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How to Calculate Applied Forces on Toggle Clamps

Do you know how to calculate exerting or clamping force and holding capacity for toggle clamps?

In this article we will take a closer look at:

1. How Toggle Action Force Factors Function
2. What is Exerting or Clamping Force and Holding Capacity?
    > Exerting or Clamping Force
    > Holding Capacity

3. How to Calculate Exerting or Clamping Force
4. How to Calculate Holding Capacity
5. Summary

How Toggle Action Force Factors Function

Toggle action clamps operate through a linkage system of levers and pivots. The fixed-length levers, connected by pivot pins, supply the action and clamping force.

The maximum exerting or clamping force developed in any toggle action clamp is attained when the three pivot points of the mechanism are in a straight line. While theoretically true, there is no allowance for vibration and intermittent load conditions found in industrial applications. Such conditions would soon unlock an improperly designed clamp.

The proper amount of over-center travel to produce maximum holding force and yet ensure positive locking is a carefully calculated and controlled dimension developed by years of experimentation and experience.

Each clamp is rated with its holding capacity, the maximum load or force the clamp will sustain in the closed and locked position without permanent deflection.

Exerting forces applied as the clamp closes are less than the holding capacity and are dependent on variables such as the position of the operator’s hand on the handle; the amount of force applied; and the position of the spindle on the bar.

This article explains how to calculate exerting or clamping force and holding capacity.

functional diagram - toggle action mechanism

Functional Diagram - Toggle Action Mechanism

What is Exerting or Clamping Force and Holding Capacity?

When selecting clamping products for your workholding solutions, a clear distinction must be made between exerting forces and holding capacities. Here are the essential features.

Exerting or Clamping Force

Manually operated clamps have several variables which determine the actual exerting force. Among these variables are:

> The force exerted on the handle by the operator.

> The point on the handle where this force is applied.

> The mechanical advantage in the linkage.

> The point on the work holding bar where the force will be measured. As a general rule, the mechanical advantage available ranges from 2:1 to 10:1.

manual force & holding capacity

Holding Capacity

The holding capacity of toggle clamps is usually determined by actual tests. It is defined as the maximum amount of force that may be applied to the work holding bar, in the closed position, without creating permanent deformation of the clamp components. This maximum force is measured at a point closest to the base and diminishes as the spindle approaches the end of the bar. The ratings for holding capacity are typically maximum and should not be exceeded. These values include a safety factor.

holding capacity

How to Calculate Exerting or Clamping Force?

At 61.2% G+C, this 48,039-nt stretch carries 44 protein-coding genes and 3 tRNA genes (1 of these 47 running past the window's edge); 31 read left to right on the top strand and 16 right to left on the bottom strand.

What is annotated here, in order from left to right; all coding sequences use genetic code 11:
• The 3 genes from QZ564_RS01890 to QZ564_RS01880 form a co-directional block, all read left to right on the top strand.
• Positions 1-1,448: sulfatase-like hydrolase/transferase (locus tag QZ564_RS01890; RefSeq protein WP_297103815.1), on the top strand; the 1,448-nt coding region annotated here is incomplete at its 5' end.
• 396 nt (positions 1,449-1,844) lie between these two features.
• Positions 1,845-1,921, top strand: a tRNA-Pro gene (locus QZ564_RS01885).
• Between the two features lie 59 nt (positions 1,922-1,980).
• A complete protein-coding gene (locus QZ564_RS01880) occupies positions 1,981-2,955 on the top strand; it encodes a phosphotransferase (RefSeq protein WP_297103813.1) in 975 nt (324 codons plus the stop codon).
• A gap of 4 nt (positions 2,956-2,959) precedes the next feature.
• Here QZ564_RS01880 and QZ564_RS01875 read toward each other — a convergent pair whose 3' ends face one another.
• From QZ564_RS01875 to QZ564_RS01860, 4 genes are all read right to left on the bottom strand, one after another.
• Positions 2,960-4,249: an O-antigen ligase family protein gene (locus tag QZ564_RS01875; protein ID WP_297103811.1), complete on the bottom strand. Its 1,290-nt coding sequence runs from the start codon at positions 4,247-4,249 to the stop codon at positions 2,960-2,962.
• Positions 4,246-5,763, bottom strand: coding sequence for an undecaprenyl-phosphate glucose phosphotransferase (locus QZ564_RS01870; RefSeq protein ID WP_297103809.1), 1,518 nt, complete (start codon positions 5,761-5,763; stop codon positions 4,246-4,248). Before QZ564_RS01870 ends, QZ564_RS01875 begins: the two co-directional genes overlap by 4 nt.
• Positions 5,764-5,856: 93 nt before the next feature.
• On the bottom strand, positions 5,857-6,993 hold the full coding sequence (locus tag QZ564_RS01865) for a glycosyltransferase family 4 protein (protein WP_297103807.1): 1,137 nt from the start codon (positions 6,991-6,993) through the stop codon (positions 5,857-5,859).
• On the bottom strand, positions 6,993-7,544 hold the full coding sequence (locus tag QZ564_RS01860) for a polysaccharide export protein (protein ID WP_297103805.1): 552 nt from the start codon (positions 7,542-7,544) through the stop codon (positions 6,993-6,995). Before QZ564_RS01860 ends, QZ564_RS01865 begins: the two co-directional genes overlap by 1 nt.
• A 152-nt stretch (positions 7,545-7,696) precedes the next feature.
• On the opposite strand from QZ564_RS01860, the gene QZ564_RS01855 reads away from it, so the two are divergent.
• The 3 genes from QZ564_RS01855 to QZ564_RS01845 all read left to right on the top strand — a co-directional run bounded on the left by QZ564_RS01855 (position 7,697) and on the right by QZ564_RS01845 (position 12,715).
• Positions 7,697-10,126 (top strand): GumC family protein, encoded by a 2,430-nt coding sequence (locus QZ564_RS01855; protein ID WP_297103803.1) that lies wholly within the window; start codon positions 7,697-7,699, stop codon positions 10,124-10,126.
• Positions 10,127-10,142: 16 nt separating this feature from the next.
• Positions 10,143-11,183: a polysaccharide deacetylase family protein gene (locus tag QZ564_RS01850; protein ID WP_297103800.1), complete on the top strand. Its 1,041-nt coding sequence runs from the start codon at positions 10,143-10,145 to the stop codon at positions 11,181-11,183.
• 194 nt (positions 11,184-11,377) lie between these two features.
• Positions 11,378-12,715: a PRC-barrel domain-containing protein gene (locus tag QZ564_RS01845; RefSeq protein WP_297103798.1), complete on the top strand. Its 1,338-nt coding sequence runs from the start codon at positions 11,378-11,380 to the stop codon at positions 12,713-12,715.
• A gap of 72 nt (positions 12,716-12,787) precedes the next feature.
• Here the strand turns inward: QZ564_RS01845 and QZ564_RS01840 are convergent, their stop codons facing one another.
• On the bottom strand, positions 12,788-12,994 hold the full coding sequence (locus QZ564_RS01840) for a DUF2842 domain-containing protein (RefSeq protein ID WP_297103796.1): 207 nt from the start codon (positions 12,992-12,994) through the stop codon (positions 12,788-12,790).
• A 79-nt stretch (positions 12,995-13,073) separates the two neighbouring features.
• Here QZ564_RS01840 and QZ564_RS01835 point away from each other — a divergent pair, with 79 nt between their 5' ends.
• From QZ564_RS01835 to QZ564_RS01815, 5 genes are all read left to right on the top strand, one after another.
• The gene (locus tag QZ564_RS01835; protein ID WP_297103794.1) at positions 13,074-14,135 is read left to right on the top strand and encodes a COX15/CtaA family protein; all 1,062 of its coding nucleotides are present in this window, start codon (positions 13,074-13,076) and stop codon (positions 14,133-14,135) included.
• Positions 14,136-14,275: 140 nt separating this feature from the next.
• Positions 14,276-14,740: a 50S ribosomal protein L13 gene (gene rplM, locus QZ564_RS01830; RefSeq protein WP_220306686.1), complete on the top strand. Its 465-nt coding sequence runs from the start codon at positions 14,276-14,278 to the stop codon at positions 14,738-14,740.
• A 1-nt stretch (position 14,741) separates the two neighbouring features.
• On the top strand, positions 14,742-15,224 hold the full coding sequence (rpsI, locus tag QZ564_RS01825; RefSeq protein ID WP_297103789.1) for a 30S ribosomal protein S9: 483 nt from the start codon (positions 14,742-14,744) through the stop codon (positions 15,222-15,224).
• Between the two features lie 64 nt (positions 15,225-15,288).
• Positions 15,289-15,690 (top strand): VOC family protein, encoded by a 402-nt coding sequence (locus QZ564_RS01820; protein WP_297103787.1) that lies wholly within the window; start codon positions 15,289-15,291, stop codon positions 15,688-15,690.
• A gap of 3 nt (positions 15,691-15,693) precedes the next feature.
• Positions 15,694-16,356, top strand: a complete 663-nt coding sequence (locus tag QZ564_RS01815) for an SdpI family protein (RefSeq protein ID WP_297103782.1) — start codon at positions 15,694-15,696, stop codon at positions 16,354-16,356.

The table below depicts holding capacity (HC) and clamping force (EF) data for a typical manual clamp. The clamping force (EF) is expressed as a ratio of the force applied to the clamp handle (AF). In this example, either 10:1 or 5.3:1 depending upon the position of the clamping point on the clamp arm. That is, at position X1, the maximum clamping force (EF) that can be generated is 10 times the force that is applied to the clamp handle or a 10:1 ratio.


Example #1 - Find the force (AF) the operator would have to apply to the clamp to generate a clamping force of 90N [400lbf.] at the end of the clamp arm (X1).

If:       AF = EF ÷ 10

Then: AF = 90N (400lbf.) ÷ 10 = 9N [40lbf.]


Example #2 - What is the maximum clamp force that can be generated at X2 if the operator is only able to apply 5N [23lbf.] to the clamp handle?

If:       EF = AF x 5,3

Then: EF = 5N [23lbf.] x 5,3 = 26,5N [120lbf.]

How to Calculate Holding Capacity?

The holding capacity (HC) ratings shown in the table are relative to the pivot point of the clamping arm. This is useful in estimating the holding capacity at an intermediate clamping point along the arm, or a point beyond the length of the standard clamping arm.


Example #1 - Find the maximum holding capacity if the clamping point is 40mm [1.5in.] from the front of the base of the clamp.

​​​​​​​Step 1 – find the clamping distance from the clamping point to the pivot point

Xc = 40mm + X = 40mm + 40,5mm = 80.5mm

Step 2 – express the holding capacity as a moment

M = X1 HC1 = 49,5mm x 4450N = 220275 N mm

​​​​​​​Step 3 – calculate the holding capacity at XC

HC = M ÷ Xc = 220275 ÷ 80,5 = 2736N [615lbf.]

Example #2 - Find the maximum holding capacity if the clamp arm is extended by 25mm [1in.] (follow steps 1-3 above)

Xc = 25+X2 = 25 + 99,5 = 124,5mm

M = X2 HC2 = 99,5mm 2090mm = 207955 N mm

HC = M ÷ Xc = 207955 ÷ 124,5 = 1670N [375lbf.]


While many types of clamps are used in jigs and fixtures, the most commonly used are toggle clamps. They are available in manual, pneumatic and hydraulic versions and come in a wide variety of configurations, sizes, and holding capacities.

Regardless of how they are operated, the primary feature of toggle clamps is that they lock in position securely, are quick acting and can be quickly turned on or off by an operator.

One of the most important criteria for selecting toggle clamps for your workholding solutions is how to calculate exerting or clamping force and holding capacity. The formulas are easy to understand and apply. Most toggle clamp manufacturers provide data tables that assist the workholding designer.